Large balls of fire: a monk named Gervase saw ball lightning in 1195

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Aurich Lawson | Getty Images | Trinity College

On October 21, 1638, people were gathering at a church in Widecombe-in-the-Moor, Devon, England, when a violent thunderstorm broke out. Witnesses described an 8ft ball of fire going through the church, throwing large rocks from the walls to the floor, smashing pews and windows and filling the church with smoke and the acrid smell of sulfur. Four people have died and many more have been injured in what has been widely recognized as the first known report of ball lightning in England – so far.

A British historian and retired physicist have found an even earlier credible account of ball lightning in the writings of a 12th-century Benedictine monk, Gervase of Christ Church Cathedral Priory in Canterbury. According to a recent article published in Weather magazine, Gervase of Canterbury recorded in his the Chronicle a “wonderful sign” which “came down near London” on June 7, 1195. The sign was a “fiery globe” emerging from below a dense dark cloud, and it predates the Widecombe-in- the-Moor nearly 450 years old .

“Ball lightning is a rare weather event that is still not understood today,” said co-author Brian Tanner of Durham University (emeritus). “Gervase’s description of a white substance emerging from the dark cloud, falling as a rotating sphere of fire and then having horizontal motion is very similar to historical and contemporary descriptions of ball lightning. If Gervase describes ball lightning , as we believe, then this would be the first account of what is happening in England that has been uncovered so far.

Excerpt from <em>Chronic</em> by Gervais of Canterbury where the medieval monk describes ball lightning, the first known description of ball lightning in England.  Cambridge, Trinity College, MS R.4.11, p.324.” src=”https://cdn.arstechnica.net/wp-content/uploads/2022/02/ball-light2-640×922.jpg” width=”640 “height=”922” srcset=”https://cdn.arstechnica.net/wp-content/uploads/2022/02/ball-light2.jpg 2x”/><figcaption class=
Enlarge / Excerpt from the Chronicle of Gervase of Canterbury where the medieval monk describes ball lightning – the earliest known description of ball lightning in England. Cambridge, Trinity College, MS R.4.11, p.324.

The Masters and Scholars of Trinity College Cambridge

As we have already pointed out, ordinary lightning occurs due to the ionization and dissociation of molecules in the air (a process with the impressive name of “dielectric breakdown”), which occurs during a static electric discharge between clouds and ground. Ball lightning is much rarer, to the point that some have even postulated that it is actually a hallucination rather than a true weather phenomenon. As the name suggests, ball lightning appears as a spherical or spheroidal ball of light, between one centimeter and one meter in size and in various colors such as purple, green, white or orange. Just like normal lightning, ball lightning seems to occur mainly during thunderstorms. Ball lightning can persist for a few seconds and the spheres move horizontally near ground level.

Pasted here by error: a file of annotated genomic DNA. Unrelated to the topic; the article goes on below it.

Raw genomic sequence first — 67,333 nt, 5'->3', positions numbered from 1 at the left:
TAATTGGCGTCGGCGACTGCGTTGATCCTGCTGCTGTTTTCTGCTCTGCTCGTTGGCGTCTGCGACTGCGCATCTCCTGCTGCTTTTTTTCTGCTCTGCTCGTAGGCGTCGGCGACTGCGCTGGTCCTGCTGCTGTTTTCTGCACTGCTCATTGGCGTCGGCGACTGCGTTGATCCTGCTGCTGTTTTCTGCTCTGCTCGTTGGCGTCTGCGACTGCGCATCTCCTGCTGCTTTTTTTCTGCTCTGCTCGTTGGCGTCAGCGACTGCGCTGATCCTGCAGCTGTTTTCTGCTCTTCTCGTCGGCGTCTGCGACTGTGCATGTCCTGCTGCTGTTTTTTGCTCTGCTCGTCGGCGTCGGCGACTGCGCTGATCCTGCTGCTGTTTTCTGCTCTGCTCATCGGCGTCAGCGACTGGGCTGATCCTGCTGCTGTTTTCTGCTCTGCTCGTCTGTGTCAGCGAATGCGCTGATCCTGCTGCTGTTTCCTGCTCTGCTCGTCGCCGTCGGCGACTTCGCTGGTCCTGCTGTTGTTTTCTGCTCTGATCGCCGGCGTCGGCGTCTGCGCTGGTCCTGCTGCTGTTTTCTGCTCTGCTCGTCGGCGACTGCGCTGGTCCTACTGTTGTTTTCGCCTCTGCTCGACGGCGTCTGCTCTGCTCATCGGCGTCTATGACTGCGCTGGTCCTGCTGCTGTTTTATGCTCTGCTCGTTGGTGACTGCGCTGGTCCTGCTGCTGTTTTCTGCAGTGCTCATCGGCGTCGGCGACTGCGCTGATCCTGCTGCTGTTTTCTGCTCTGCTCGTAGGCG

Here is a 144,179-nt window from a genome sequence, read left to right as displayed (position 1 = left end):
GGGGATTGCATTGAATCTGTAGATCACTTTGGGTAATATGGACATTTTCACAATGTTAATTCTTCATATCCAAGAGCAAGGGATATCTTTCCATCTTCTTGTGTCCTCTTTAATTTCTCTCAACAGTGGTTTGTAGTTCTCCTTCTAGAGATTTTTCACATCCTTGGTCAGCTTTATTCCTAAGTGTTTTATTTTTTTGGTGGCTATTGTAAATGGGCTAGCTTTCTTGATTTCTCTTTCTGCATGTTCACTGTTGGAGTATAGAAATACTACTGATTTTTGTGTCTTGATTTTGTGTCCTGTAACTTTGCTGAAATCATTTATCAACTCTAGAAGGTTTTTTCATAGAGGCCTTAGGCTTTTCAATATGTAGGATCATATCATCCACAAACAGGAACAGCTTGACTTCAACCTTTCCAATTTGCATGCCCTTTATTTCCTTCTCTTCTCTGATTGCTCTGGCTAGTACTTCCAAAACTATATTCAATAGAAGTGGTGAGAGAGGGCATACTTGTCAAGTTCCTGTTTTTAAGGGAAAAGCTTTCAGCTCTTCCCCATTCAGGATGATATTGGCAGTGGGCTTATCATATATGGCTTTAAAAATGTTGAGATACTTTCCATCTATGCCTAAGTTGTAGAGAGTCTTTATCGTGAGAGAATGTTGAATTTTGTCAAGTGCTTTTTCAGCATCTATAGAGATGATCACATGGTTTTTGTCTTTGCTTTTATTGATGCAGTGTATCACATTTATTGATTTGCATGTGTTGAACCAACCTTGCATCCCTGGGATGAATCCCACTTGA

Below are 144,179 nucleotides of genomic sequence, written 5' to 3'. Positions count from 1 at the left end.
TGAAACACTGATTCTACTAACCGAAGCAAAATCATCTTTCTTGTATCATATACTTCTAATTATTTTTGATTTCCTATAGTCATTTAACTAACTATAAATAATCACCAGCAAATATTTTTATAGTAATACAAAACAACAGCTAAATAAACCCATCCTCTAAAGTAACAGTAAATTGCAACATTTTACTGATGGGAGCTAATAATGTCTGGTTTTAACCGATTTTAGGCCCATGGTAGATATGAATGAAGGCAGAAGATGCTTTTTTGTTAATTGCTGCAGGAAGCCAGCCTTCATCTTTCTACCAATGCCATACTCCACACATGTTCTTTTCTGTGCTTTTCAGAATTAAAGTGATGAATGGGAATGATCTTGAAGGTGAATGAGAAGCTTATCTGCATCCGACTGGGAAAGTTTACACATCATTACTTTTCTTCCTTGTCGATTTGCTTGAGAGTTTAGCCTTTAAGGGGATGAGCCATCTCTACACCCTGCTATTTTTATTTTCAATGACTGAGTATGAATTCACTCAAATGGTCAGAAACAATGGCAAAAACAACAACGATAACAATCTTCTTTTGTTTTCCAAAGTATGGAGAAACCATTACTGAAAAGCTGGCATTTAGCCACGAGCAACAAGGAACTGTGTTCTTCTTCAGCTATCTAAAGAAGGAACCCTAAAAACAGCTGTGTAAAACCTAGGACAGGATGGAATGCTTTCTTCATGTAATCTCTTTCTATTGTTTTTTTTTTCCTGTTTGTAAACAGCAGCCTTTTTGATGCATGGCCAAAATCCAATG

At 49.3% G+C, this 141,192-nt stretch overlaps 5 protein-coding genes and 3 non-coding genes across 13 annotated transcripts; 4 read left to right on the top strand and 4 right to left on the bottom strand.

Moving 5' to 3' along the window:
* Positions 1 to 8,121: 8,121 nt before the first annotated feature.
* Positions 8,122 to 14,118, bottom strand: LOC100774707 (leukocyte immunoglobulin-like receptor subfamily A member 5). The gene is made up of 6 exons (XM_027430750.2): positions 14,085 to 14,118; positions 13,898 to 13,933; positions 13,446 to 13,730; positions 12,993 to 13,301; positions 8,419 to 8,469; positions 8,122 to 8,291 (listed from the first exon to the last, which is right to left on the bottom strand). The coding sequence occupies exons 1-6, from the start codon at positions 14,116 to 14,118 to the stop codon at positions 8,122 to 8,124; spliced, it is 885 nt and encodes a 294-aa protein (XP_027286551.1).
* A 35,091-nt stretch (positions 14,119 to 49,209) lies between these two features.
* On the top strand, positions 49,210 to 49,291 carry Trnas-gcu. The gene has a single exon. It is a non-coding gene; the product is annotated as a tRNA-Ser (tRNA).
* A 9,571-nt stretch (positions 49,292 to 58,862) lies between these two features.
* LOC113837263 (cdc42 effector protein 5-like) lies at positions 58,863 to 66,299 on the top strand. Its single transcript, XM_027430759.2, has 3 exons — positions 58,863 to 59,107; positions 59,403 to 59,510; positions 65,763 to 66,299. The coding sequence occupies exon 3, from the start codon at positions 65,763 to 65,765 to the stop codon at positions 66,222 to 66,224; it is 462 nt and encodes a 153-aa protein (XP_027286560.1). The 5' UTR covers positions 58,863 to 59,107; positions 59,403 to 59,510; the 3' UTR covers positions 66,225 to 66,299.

Tanner and Gasper were scouring medieval records for reports of celestial phenomena when they encountered Gervase of Canterbury The Chronicle. Much of the monk’s writings concerned the day-to-day operations of the priory – including a detailed account of the rebuilding of the cathedral choir after a fire in 1174 – as well as disputes with neighboring houses and an Archbishop of Canterbury. But Gervase was also fascinated by natural phenomena like eclipses, floods, famines, earthquakes and ball lightning.

Here is the full story, translated from Latin:

The 7th of the Ides of June [1195], about the sixth hour, a marvelous sign descended near London. For the densest and darkest cloud appeared in the air, growing strongly with the sun shining all around. In the middle of it, pushing from an uncovered opening, like the opening of a windmill, I don’t know what [was the] White color [that] exhausted. The latter, rounded under the black cloud, remained suspended between the Thames and the quarters of the Bishop of Norwich. From there, a sort of fiery globe threw itself into the river; with a spinning motion, it repeatedly fell under the walls of the aforementioned bishop’s house.

Cumulonimbus clouds over Chandler, Arizona, USA in 2018 showing the inverted pyramid with the dark cloud below.
Enlarge / Cumulonimbus clouds over Chandler, Arizona, USA in 2018 showing the inverted pyramid with the dark cloud below.

Mircea Goia

But how believable was the monk’s account, given that it was clearly based on a second-hand report? The evidence points to a sober, cautious, and reliable chronicler.

“It reported the dates and times of solar eclipses remarkably accurately and completely,” the authors wrote. The same was true for lunar eclipses. “These are all the more impressive considering that observing partial eclipses was visually difficult in medieval times. In a detailed account of the September 13, 1178 partial eclipse, Gervase accurately describes the rotation of the horns of the partially obscured solar disk towards the downward point, as well as the changing colors near maximum eclipse.”

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